HOW SHE SEES IT What's behind the border 'patrol' push?
By MARY SANCHEZ
KNIGHT RIDDER NEWSPAPERS
Jim Gilchrist could easily be dismissed as a nut.
Or as a vigilante. A bigot. A zealot.
As any number of the names he is being called for organizing a monthlong "patrol" of the U.S./Mexico border during April.
The retired California accountant says he is none of these things.
He might be telling the truth.
Besides, it is impossible to delve into Gilchrist's soul and decipher true motives.
All that can be done is judge Gilchrist by what he says; by what he does.
Gilchrist's effort -- called The Minuteman Project -- has already drawn more than 800 volunteers who are intent on "securing the U.S. border." The recruits are coming from every state.
These are people eager to don camouflage gear, camp out and traipse through a portion of the border near Tombstone, Ariz. They say their efforts will help the U.S. Border Patrol catch migrants.
Never mind that the border patrol doesn't want their help.
Gilchrist admits he is doing it for publicity.
He says he wants to draw national attention to the problem of illegal immigration.
This is where Gilchrist makes sense.
He says politicians are showing "downright cowardice." He says far too many politicians are willing to look the other way instead of enforcing immigration laws.
He says corporations are greedy and want cheap labor.
And he says the immigrants are not an "invading army" but rather are "an invading army of refugees."
They are economic refugees who are simply looking for better opportunities because few exist in their own country, he says.
Gilchrist is exactly on point with these comments.
Politicians are fearful of enacting immigration reform.
For example, Congress pretended in the mid-'90s to penalize employers who hire illegal labor. Congress then created a giant loophole for those employers.
"I didn't know he/she was illegal," is basically all an employer has to say to get out of trouble.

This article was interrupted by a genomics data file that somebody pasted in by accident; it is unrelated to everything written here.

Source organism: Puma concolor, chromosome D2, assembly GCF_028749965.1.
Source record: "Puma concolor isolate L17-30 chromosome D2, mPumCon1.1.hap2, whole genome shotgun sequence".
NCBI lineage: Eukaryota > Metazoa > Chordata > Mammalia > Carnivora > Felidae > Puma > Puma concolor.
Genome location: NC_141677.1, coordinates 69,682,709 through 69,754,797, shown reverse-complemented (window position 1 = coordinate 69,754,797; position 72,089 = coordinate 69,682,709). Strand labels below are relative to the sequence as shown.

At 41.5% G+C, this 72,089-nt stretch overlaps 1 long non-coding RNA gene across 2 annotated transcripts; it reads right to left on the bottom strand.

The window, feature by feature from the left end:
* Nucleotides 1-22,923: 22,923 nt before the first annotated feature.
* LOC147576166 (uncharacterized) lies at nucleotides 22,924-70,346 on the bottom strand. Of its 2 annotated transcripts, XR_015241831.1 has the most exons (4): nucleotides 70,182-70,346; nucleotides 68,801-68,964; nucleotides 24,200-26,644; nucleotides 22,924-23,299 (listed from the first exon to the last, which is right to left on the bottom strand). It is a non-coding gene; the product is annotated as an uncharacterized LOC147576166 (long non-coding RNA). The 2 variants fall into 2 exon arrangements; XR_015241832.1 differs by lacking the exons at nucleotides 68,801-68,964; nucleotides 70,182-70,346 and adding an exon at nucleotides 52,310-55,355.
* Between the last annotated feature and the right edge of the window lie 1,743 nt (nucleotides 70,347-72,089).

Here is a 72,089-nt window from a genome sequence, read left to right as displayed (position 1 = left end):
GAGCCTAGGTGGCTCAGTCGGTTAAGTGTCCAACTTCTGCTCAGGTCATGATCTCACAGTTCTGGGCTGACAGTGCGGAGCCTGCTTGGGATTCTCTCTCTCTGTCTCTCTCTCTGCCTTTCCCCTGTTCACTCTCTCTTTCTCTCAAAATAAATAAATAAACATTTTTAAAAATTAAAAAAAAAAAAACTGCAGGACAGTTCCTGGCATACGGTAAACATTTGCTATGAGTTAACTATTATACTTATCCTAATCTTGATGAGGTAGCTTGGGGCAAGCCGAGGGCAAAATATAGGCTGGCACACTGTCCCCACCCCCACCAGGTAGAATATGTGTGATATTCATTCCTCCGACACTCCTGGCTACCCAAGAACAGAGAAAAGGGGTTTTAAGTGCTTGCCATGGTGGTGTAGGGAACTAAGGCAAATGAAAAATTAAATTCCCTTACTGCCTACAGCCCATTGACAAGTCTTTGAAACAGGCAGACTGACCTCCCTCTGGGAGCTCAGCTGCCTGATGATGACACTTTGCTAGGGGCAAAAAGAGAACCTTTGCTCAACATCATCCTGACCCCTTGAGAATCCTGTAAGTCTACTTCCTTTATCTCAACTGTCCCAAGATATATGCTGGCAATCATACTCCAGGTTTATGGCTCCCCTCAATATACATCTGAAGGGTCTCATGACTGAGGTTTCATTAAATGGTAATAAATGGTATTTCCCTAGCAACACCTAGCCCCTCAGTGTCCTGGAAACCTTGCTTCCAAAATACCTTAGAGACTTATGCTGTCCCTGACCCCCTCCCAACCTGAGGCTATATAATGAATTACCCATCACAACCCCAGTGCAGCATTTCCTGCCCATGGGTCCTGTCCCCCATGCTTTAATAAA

Easy to exploit
Many companies do prefer illegal labor because the people are easy to exploit with low wages and unsafe working conditions.
And as long as the disparity of wealth and opportunity exists between the United States and Mexico, migrants will be drawn to try to find a better life elsewhere, even if it means risking their life to cross a desert.
But if Gilchrist wants more understanding for these stated goals, why this method?
Gilchrist's Minuteman Project is akin to hunting down illegal immigrants like prey.
He says he has turned away a few people who seemed too cocky, too prone to mood swings or road rage. But when you put the call out for Rambo, don't be surprised when he shows up.
And he emphasizes the recruits, some of whom will be armed, will not catch illegal immigrants, simply monitor them.
A sturdy root of the problem is that Mexico is full of people needing better economic opportunities. And the United States is full of opportunity.
Fortifying the border will not change that reality.
The number of illegal immigrants in the United States has actually increased due to such efforts in recent years.
That's right, increased.
Illegal immigrants tend to go back and forth across the border, up to the United States for work and then returning home to their families.
But with more federal surveillance at the border, many people have begun staying longer in the United States.
Ranchers in the area to be patrolled have told Gilchrist that shots might be fired if any Minutemen stray on to private land. Gilchrist says he has been threatened by a violent Latino gang as well.
Yet, Gilchrist says he mostly fears "two types of agitators":
People who want violence to occur during the patrols so they can say, "told you so."
And people who think violence is the only way to decrease illegal immigration.
So why create a stage that is perfectly suited for both types?
Why organize an event that will likely draw simplistic media coverage of men running around in flak jackets, not nuanced reporting about immigration?
Reasonable people should be suspicious.
X Mary Sanchez is an opinion-page columnist for The Kansas City Star. Distributed by Knight Ridder/Tribune Information Services.